Genital automatisms in complex partial seizures

Universitätsklinik für Neurologie, Vienna, Austria.
Neurology (Impact Factor: 8.3). 05/1999; 52(6):1188-91. DOI: 10.1212/WNL.52.6.1188
Source: PubMed

ABSTRACT To determine which brain region is responsible for the generation of sexual automatisms.
Ninety consecutive patients with medically refractory focal epilepsy (74 with temporal lobe and 16 with frontal lobe epilepsy) referred to an epilepsy monitoring unit were studied. The occurrence of the following sexual automatisms was assessed during prolonged video-EEG monitoring: 1) repeatedly grabbing or fondling the genitals and 2) pelvic or truncal thrusting or similar movements.
Five patients repeatedly fondled or grabbed their genitals during or immediately after some of their seizures. All five had temporal lobe epilepsy, as evidenced from prolonged video-EEG monitoring, high-resolution MRI, and good to excellent outcome after epilepsy surgery. Sexual automatisms did not occur with frontal lobe epilepsy.
Sexual automatisms cannot be related exclusively to frontal lobe seizures. As previously proposed, apparently sexual hypermotoric pelvic or truncal movements are common in frontal lobe seizures, but this study suggests that discrete genital automatisms, like fondling and grabbing the genitals, are more common in seizures evolving from the temporal lobe.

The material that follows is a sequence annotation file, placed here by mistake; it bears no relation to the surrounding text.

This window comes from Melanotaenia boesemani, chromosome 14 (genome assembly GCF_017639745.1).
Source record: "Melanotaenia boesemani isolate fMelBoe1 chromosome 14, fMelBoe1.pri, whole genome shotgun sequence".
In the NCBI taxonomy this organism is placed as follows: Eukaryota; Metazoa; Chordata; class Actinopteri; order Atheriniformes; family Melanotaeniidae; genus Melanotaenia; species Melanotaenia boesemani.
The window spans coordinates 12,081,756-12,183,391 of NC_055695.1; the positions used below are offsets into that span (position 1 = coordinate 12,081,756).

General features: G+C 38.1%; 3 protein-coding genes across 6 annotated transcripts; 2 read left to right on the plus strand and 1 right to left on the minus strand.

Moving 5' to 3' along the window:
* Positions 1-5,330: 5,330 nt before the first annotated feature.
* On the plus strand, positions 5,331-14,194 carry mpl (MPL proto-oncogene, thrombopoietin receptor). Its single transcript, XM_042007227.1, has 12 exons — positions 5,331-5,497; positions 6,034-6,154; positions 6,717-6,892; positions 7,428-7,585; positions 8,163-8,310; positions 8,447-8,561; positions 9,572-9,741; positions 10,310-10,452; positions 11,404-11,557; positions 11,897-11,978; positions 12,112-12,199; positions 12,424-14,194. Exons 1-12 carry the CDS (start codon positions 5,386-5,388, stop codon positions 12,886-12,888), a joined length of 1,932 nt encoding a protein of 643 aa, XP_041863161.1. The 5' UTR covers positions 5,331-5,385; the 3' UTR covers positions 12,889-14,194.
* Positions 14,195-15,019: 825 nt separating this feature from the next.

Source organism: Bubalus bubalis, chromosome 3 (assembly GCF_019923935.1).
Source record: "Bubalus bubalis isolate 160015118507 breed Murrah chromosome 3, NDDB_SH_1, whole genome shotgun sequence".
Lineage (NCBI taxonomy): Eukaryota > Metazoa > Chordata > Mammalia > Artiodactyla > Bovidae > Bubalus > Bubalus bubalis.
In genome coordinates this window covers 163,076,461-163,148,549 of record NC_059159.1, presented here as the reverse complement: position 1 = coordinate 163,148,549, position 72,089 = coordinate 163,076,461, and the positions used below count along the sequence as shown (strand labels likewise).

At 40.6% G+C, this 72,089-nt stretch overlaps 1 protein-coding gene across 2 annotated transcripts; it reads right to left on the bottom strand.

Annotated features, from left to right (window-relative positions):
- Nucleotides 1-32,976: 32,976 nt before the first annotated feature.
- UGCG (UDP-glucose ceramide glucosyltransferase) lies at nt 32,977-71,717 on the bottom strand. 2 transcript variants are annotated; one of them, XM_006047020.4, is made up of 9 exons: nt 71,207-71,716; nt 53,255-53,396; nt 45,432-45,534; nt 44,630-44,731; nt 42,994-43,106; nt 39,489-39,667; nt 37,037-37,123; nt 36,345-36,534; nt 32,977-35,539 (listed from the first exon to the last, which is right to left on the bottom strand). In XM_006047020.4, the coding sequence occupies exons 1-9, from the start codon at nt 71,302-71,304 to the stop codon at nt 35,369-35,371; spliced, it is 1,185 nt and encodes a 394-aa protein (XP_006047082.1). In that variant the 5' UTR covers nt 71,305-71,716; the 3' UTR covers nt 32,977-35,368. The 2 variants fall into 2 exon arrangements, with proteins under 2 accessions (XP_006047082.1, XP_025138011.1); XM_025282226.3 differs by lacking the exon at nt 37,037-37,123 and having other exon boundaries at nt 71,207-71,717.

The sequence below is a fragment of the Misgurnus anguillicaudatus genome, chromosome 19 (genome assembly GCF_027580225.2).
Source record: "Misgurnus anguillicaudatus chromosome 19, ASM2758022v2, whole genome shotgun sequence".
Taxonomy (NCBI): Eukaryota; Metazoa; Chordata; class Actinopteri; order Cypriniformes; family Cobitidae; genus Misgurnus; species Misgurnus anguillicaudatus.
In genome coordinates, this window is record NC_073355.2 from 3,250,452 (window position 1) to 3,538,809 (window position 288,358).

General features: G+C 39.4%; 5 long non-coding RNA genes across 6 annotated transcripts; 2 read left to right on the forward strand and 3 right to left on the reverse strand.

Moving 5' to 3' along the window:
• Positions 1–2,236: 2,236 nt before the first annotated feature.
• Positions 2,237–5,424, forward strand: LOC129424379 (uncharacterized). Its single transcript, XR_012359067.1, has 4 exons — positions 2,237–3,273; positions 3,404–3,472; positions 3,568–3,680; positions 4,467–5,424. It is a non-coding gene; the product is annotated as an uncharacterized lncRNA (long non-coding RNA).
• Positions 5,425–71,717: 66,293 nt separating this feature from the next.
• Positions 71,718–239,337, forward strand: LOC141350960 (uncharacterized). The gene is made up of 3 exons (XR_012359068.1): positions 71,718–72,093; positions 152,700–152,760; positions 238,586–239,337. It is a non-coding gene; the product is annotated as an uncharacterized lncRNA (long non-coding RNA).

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    • "For instance, temporal lobe epilepsy may induce orgasmic auras (Janszky et al., 2004; Fadul et al., 2005), while temporal lobe resection aimed to resolve the epileptic seizures frequently causes hypersexuality (Baird et al., 2002). Frontal lobe deficiency is also linked to increased sexual behaviour (Aloni & Katz, 1999), including hyperactive pelvic thrusting as a result of frontal lobe epilepsy (Leutmezer et al., 1999). In men suffering from erectile dysfunction (ED), administration of apomorphine resolved the ED and, most importantly, caused a down-regulation of activity in frontal and temporal lobes (Montorsi et al., 2003). "
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    ABSTRACT: Genital and sexual manifestations represent rare clinical phenomena during or after focal seizures. The semiology of these types of automatisms is controversial. In particular, it is unclear whether temporal or frontal structures are involved in their generation and whether these clinical manifestations have a potential lateralizing value. In this view, from a population of 212 consecutive patients with drug resistant focal epilepsy referred to us for presurgical assessment, we retrospectively identified 24 patients with genital ictal manifestations. We evaluated the incidence of these behaviours, the clinical semiology, the associated symptoms/signs with the corresponding ictal EEG findings and their potential role in lateralizing the epileptogenic zone. Our results indicate that ictal genital automatisms are possible in seizures originating from temporal lobe and they cannot be attributed exclusively to frontal lobe seizures. In particular, the most frequent genital automatisms consist in subtle phenomena while hypermotoric behaviour, such as pelvic rhythmic movements are quite rare. No lateralizing value for genital automatisms was disclosed.
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